School volunteer-policy revisions look to ease requirement for references, prohibit social media posts
Everyone loves a field trip, but they don't belong on Facebook or Twitter.
A draft revision to the School Department's volunteer policy is asking volunteers not to post, or even to take photographs or video of students while on duty.
The policy update was presented to the School Board for first reading on April 11, 2017, and will likely be adopted at the May meeting.
While not officially on the books, board member and policy subcommittee chair Barbara Powers said the revision will be communicated to parents in time for the flurry of spring activities after April vacation. The final revision will also likely go a step further, asking volunteers not to use personal devices at all.
"This is really to imply use of personal devices around our students has no place in a volunteer relationship," Powers said, although a teacher may ask a volunteer to snap a shot with school-issued equipment. "And certainly posting of that material gets in the way of other policies we have about parents giving explicit approval before kids can be featured on social media," she said.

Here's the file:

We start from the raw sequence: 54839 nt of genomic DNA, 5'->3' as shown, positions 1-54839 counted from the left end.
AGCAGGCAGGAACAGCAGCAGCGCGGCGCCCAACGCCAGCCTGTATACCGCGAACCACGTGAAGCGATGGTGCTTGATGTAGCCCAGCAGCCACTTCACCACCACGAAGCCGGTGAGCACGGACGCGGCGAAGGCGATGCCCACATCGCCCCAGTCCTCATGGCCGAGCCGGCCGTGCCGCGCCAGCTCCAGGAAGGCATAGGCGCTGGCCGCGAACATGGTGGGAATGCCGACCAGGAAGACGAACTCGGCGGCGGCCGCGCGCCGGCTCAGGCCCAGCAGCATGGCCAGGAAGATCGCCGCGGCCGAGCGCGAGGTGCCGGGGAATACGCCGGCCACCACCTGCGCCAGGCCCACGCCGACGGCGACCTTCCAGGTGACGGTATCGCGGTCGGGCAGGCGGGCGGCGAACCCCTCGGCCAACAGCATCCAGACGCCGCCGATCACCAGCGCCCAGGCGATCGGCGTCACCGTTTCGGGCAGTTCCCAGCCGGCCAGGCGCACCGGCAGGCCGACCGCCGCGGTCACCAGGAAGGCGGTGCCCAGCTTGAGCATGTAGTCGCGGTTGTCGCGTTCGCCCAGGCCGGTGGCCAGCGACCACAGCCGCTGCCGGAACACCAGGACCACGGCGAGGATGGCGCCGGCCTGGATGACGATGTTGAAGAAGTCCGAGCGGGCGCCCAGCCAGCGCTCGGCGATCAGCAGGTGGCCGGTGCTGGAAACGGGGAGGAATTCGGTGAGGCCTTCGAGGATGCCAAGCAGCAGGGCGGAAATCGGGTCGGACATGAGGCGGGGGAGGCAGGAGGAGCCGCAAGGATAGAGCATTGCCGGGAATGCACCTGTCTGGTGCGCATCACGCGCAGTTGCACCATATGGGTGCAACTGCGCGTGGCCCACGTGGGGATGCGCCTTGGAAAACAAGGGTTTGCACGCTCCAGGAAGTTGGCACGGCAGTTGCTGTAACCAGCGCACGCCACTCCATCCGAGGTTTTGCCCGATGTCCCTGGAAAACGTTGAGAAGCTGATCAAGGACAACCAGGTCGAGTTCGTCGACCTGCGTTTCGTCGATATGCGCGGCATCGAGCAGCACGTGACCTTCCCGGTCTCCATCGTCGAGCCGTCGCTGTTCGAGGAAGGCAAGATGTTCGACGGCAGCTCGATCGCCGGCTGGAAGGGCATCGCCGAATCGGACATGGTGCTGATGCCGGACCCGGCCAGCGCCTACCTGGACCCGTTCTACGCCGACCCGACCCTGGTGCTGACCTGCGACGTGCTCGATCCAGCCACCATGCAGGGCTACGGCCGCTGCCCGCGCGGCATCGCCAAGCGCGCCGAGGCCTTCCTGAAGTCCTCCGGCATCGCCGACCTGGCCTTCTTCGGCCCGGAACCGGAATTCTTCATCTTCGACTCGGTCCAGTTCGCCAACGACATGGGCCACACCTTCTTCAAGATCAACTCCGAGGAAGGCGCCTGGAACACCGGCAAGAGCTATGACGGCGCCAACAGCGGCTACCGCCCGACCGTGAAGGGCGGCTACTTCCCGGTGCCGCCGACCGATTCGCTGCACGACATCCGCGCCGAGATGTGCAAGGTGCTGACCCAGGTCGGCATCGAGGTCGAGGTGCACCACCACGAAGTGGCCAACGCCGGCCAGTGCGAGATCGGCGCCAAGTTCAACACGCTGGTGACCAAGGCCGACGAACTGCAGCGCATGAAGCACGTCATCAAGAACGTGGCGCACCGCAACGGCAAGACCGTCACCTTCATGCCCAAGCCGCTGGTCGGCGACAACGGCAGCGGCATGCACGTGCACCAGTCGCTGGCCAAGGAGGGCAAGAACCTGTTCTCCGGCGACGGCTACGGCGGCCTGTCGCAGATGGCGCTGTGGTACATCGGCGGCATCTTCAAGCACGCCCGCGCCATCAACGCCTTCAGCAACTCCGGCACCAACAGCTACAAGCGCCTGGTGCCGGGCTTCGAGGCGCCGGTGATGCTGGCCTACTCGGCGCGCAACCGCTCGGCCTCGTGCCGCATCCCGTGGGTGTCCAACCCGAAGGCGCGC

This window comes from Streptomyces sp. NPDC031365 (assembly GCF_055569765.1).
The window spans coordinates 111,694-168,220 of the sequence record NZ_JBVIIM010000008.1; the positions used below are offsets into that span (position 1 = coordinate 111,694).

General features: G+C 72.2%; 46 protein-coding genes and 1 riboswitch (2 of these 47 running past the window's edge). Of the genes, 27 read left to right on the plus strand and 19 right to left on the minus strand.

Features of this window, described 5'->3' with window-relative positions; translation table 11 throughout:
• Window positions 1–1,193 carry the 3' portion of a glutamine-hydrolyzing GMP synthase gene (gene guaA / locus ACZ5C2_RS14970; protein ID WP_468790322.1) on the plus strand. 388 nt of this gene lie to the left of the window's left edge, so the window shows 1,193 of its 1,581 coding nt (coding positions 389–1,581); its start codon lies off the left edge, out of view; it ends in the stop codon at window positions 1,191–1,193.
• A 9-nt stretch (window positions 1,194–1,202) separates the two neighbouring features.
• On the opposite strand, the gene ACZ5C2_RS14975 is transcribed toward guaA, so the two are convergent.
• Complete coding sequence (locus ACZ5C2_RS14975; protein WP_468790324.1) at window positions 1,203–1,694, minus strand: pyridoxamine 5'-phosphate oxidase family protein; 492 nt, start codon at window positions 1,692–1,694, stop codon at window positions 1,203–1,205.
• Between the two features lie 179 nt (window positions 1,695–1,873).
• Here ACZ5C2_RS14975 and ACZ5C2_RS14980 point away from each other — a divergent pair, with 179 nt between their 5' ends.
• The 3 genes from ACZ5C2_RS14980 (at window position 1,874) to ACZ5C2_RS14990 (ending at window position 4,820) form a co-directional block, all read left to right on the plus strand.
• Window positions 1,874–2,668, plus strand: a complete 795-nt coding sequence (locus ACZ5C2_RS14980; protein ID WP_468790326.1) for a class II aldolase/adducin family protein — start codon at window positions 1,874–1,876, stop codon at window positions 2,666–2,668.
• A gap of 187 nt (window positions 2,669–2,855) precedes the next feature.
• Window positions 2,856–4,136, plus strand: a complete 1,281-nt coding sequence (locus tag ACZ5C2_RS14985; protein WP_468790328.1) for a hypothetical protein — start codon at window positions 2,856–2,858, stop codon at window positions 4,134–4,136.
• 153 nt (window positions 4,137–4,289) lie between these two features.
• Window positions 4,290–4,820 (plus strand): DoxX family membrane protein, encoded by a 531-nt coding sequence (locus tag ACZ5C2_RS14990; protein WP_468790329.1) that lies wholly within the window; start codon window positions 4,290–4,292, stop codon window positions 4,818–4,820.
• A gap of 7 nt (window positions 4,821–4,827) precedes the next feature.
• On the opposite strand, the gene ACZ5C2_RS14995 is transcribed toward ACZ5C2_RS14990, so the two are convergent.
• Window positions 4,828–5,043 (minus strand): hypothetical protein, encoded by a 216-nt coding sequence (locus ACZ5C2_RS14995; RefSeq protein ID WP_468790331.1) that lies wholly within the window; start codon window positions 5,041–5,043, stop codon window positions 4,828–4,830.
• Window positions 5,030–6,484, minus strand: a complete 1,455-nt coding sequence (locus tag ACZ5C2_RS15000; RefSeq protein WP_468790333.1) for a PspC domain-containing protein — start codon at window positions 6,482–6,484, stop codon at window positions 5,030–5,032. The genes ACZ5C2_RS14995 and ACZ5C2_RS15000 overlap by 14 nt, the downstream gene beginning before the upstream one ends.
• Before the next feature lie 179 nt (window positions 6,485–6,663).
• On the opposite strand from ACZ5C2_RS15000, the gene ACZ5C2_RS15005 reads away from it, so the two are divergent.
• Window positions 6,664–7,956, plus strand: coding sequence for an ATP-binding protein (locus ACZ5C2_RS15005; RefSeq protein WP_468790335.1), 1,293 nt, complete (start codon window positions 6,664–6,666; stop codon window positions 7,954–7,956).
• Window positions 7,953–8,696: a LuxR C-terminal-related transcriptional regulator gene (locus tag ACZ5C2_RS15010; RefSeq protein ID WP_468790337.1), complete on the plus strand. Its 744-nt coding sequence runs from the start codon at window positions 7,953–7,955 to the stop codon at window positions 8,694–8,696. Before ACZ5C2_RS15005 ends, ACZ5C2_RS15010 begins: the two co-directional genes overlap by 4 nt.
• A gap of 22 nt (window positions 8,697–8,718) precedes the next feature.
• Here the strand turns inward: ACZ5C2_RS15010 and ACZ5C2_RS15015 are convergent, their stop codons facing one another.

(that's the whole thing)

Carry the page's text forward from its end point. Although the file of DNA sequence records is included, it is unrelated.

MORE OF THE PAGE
The update is one of four proposed for the volunteer policy, last revised in 2005. Other revisions would limit the requirement for references to non-parent volunteers only; require principal's approval of regular volunteers rather than all volunteers; and, loosen a requirement for "immediate" supervision of volunteers working with students.
"There was a conversation, particularly at the elementary level, about whether immediate supervision meant constant visual supervision," Powers said. That sounds terrific and is fully endorsed, Powers said, "but there are times when it's really helpful if a volunteer can just step outside the door and work with someone in the hallway so it isn't as distracting to the class, or perhaps take a small group to the knuckle and be in a commonly supervised area," she said. A knuckle is a corner of the school hallway.
The draft revision removes the word 'immediate,' but implies that the teacher can determine a comfortable level of supervision, depending on the age of the children, Powers said.
While background checks will still be required of all volunteers, only non-parent volunteers would need to provide references, Powers said. "Our feeling was that internal (parent) volunteers already have a relationship with the schools through their children's teacher, principal and so forth," she said. "But folks coming in to our community with super-good intentions, or would like to contribute to the schools, we would just ask that they also provide a couple of references, that (Volunteer Coordinator John Holdridge) would then check out on our behalf," Powers said.